A shortage of teachers posed a problem even before the pandemic, but it has become a much more stark issue.
Some teachers saw the pandemic as an opportunity to retire early, due to their own health concerns, while others saw it as a chance to change their profession.
“There is good and bad,” said Angela Pruitt, chief human resources officer for the Lee County School District. “The good is that I think it did help our retention, because I think people were hesitant to try new opportunities or move to different areas, so if you look at our raw retention, it is actually higher.”
That’s left Lee County Schools with a challenge: filling those vacancies before 10,000 online students transition back to in-person learning after the winter break.
Kevin Daly, president of the Teachers Association of Lee County, says that’s putting bigger class sizes and workloads on the current teachers. To help teachers feel safer in the classroom, he’s looking to help them move higher up in priority for the vaccine.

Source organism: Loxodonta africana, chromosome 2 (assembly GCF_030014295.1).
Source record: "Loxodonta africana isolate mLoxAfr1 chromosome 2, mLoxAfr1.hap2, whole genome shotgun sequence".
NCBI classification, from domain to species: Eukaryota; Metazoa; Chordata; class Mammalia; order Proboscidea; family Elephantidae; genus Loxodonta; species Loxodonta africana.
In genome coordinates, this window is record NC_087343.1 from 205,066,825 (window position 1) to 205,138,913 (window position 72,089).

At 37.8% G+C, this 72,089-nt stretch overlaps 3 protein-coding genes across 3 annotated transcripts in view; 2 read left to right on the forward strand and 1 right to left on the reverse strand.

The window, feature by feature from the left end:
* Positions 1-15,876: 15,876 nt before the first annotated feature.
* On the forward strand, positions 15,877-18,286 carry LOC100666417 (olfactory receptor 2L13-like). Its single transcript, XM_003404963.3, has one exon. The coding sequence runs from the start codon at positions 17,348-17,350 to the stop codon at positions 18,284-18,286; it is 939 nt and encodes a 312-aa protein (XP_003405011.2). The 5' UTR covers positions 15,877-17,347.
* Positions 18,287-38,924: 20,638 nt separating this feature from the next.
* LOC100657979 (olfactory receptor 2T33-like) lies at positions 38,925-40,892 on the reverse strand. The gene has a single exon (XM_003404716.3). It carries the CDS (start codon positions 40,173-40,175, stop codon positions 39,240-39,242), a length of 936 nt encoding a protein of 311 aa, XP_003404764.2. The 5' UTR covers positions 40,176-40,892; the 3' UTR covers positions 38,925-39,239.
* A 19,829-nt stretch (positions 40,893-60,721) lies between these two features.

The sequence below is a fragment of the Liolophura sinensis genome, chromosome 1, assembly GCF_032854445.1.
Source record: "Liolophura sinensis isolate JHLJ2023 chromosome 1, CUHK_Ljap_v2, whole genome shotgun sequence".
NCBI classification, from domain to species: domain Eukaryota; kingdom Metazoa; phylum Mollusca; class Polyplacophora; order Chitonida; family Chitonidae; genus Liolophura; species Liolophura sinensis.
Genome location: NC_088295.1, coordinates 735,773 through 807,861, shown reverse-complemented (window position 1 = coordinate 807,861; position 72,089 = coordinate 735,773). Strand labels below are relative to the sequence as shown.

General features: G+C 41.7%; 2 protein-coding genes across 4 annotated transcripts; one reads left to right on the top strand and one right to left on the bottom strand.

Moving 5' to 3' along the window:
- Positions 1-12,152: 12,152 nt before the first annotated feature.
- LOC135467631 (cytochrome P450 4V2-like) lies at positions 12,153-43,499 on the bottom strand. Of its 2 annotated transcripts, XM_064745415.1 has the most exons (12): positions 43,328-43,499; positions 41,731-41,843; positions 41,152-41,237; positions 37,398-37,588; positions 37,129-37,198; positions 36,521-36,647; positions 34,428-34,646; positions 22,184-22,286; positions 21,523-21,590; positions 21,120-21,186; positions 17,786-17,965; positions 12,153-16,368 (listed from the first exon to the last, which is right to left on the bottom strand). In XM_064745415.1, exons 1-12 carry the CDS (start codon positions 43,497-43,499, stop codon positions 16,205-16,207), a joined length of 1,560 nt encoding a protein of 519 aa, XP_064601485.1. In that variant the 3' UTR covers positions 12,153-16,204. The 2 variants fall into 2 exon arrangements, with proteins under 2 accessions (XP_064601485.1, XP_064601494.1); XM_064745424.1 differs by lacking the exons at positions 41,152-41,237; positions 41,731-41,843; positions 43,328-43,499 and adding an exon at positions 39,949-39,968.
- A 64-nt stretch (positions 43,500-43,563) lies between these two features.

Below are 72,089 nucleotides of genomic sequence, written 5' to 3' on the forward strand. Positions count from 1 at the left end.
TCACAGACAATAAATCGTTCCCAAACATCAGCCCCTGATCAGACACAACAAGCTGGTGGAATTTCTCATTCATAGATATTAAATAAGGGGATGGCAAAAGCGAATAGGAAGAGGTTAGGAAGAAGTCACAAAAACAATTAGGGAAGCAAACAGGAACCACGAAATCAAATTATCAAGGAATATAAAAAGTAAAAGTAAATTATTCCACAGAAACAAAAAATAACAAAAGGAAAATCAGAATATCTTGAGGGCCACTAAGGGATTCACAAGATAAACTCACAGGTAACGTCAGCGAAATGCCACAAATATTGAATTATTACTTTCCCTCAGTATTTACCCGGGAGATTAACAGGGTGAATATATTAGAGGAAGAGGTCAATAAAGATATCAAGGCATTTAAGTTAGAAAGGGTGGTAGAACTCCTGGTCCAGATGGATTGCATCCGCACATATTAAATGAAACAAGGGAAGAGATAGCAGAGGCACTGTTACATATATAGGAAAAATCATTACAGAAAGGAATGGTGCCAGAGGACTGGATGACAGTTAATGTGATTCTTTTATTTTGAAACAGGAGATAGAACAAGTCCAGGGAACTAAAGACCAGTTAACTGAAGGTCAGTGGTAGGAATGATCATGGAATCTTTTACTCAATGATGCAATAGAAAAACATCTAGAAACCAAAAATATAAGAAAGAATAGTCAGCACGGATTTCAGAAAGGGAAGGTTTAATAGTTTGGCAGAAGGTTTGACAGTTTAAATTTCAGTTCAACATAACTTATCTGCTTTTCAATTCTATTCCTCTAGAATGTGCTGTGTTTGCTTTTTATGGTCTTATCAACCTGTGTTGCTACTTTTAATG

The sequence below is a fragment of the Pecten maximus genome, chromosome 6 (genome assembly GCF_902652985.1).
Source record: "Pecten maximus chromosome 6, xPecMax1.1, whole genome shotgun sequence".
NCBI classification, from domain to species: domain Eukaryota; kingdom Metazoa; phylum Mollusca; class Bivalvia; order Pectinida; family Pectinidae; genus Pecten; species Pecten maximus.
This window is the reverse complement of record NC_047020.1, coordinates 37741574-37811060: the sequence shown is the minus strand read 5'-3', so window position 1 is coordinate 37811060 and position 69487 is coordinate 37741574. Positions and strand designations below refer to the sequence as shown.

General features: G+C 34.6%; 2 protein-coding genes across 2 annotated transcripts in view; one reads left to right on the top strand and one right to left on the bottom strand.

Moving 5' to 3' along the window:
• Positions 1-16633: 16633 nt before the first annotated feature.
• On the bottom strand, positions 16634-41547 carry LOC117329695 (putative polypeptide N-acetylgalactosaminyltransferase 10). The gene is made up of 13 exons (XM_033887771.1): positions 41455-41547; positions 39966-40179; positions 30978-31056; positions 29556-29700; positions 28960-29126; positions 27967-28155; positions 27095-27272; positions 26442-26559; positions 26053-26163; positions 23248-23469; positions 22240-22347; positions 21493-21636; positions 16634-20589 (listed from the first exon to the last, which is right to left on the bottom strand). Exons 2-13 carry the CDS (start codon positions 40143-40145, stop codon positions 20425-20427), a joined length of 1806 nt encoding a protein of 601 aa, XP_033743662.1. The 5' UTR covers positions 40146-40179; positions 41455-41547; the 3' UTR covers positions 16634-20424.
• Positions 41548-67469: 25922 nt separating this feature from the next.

“I think there’s multiple things that can be done” Daly said. “I think federally we can get the CARES Act money down to schools directly so that they can pay for the unexpected consequences and expenses that came with the vaccine, the state can work to make educational employees up on the list, if the employees so choose to have it, and the state can also intervene and have another year of harmless testing.”
Pruitt says the district has also strengthened the support system in place for teachers, especially for the newer and younger teachers. The Lee School District says, in some cases, higher pay has been offered to help get teachers in the classroom.